# Abstract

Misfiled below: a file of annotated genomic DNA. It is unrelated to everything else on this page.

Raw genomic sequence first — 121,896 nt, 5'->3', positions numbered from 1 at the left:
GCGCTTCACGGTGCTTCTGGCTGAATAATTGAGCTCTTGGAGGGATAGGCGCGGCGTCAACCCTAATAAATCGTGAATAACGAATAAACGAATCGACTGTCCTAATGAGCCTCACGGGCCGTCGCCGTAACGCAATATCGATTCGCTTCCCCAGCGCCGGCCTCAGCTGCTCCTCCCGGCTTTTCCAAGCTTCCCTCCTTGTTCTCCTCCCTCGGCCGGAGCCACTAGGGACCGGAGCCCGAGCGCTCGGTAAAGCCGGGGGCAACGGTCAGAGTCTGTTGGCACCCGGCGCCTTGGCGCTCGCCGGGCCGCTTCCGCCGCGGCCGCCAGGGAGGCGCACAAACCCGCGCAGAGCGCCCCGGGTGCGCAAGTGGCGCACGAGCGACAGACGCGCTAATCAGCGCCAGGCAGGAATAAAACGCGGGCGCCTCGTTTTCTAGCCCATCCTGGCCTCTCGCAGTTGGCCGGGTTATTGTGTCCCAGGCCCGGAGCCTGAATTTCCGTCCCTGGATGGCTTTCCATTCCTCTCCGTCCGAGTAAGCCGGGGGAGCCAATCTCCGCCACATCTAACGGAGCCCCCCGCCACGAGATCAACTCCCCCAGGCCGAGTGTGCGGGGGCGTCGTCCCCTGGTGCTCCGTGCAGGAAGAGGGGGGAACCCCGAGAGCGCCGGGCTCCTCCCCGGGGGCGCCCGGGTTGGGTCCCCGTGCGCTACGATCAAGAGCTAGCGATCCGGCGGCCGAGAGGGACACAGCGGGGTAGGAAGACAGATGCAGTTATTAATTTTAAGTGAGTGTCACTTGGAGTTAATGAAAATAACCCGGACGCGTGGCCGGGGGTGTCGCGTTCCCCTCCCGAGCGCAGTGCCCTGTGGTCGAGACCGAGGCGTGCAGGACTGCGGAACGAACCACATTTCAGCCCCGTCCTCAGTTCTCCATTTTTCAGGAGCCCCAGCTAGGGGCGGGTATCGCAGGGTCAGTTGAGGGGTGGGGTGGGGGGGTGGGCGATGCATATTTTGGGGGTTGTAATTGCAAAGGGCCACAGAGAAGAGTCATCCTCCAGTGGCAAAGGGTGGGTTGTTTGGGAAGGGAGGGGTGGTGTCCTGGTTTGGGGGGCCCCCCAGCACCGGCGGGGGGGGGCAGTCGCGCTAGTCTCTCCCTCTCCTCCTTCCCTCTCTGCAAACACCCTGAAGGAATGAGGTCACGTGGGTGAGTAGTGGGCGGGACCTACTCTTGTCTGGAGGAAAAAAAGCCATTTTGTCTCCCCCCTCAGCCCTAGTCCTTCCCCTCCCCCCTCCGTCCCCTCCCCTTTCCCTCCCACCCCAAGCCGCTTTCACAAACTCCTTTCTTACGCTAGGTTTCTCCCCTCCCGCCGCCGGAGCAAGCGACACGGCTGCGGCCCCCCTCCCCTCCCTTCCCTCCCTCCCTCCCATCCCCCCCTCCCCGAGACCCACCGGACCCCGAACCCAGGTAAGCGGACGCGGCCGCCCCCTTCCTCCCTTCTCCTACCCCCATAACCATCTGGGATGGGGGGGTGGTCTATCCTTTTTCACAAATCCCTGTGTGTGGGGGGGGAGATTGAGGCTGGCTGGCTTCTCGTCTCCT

With respect to the metaphysics of infinity, the tendency of standard debates is to either endorse or to deny the reality of ‘the infinite’. But how should we understand the notion of ‘reality’ employed in stating these options? Wittgenstein’s critical strategy shows that the notion is grounded in a confusion: talk of infinity naturally takes hold of one’s imagination due to the sway of verbal pictures and analogies suggested by our words. This is the source of various philosophical pictures that in turn give rise to the standard metaphysical debates: that the mathematics of infinity corresponds to a special realm of infinite objects, that the infinite is profoundly huge or vast, or that the ability to think about infinity reveals mysterious powers in human beings. First, I explain Wittgenstein’s general strategy for undermining philosophical pictures of ‘the infinite’ – as he describes it in Zettel; and then show how that critical strategy is applied to Cantor’s diagonalization proof in Remarks on the Foundations of Mathematics II.